As a follow-up to the multiclass analysis, we trained an SVM classifier and dichotomized the classification predictions into those belonging one specific class or any other class. Disease-specific ROC curves generated from the classifier trained on class-balanced data is shown in Fig. 3. The 95% bootstrapping confidence intervals for the class-specific AUC values are shown in Table 1. The specificity, sensitivity, precision, and F1-score were calculated at the optimal threshold for each disease-specific classification. Optimal thresholds were determined using the Youden’s J statistic. The classes were augmented to twice the mean class size and the model was validated using the original dataset. This classifier was trained using the same 500 genes identified in the previous section. Overall, the performance of the classifier appears to be relatively good for all classes. This classifier has good discrimination and appears to perform the best for the chronic systemic disease with AUC 0.872 (95% confidence interval (CI): 0.824–0.920). The least discriminated classes were ICUAW with AUC 0.777 (95% CI: 0.668–0.887) and immobility with AUC 0.789 (95% CI: 0.716–0.861).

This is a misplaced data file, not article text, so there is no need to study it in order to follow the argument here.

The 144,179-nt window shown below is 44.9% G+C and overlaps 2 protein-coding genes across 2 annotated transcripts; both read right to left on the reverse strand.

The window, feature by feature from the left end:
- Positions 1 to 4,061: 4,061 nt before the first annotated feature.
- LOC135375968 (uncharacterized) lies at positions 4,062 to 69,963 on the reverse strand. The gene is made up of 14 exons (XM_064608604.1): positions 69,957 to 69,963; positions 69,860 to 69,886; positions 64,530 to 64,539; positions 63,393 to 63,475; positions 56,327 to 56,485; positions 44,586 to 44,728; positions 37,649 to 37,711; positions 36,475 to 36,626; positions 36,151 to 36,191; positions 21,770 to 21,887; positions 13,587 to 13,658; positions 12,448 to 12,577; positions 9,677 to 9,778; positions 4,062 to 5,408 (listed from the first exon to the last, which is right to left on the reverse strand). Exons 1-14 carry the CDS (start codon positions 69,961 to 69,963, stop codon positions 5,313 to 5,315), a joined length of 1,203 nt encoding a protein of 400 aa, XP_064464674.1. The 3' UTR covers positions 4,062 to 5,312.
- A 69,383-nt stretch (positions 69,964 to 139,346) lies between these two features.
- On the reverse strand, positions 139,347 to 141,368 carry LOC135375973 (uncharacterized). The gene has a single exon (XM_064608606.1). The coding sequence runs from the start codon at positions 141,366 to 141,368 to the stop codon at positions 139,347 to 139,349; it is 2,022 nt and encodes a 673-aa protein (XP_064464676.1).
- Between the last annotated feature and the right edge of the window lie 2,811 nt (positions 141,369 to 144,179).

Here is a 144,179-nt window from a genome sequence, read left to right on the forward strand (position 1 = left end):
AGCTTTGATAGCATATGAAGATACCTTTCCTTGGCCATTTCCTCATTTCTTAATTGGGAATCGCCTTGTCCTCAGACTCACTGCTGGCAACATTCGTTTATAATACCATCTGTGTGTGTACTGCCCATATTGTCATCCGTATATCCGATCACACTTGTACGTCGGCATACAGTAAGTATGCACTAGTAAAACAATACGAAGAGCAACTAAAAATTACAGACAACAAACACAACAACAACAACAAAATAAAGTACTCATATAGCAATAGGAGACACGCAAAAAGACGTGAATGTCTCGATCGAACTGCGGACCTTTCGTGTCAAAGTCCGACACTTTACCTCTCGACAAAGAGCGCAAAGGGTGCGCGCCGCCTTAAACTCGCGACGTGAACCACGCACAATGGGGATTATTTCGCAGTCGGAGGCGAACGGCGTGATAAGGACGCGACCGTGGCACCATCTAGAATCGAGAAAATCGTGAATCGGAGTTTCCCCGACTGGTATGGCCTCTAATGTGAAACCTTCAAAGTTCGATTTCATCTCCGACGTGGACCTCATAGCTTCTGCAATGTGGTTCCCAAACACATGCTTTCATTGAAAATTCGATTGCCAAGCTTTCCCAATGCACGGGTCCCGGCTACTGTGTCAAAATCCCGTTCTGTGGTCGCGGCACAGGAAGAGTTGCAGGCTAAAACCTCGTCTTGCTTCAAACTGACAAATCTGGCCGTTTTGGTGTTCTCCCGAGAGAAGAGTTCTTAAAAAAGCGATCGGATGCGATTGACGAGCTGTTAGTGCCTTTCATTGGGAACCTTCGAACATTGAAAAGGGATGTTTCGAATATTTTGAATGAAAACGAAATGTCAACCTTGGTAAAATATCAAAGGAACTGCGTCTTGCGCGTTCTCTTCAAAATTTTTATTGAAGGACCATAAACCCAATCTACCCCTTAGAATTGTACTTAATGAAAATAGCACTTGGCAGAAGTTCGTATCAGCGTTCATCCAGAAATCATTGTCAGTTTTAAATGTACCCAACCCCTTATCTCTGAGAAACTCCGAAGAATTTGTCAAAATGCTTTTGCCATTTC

Fig. 3
figure3

Disease-specific ROC curves for model discrimination using the top 500 genes. Classes were balanced using an augmentation strategy of sampling to twice the mean class size (N = 2520). Optimal thresholds were determined using a Youden’s J statistic and are indicated on each disease-specific ROC curve by crosses

Table 1 Disease-specific 95% confidence intervals for the AUC using the top 500 genes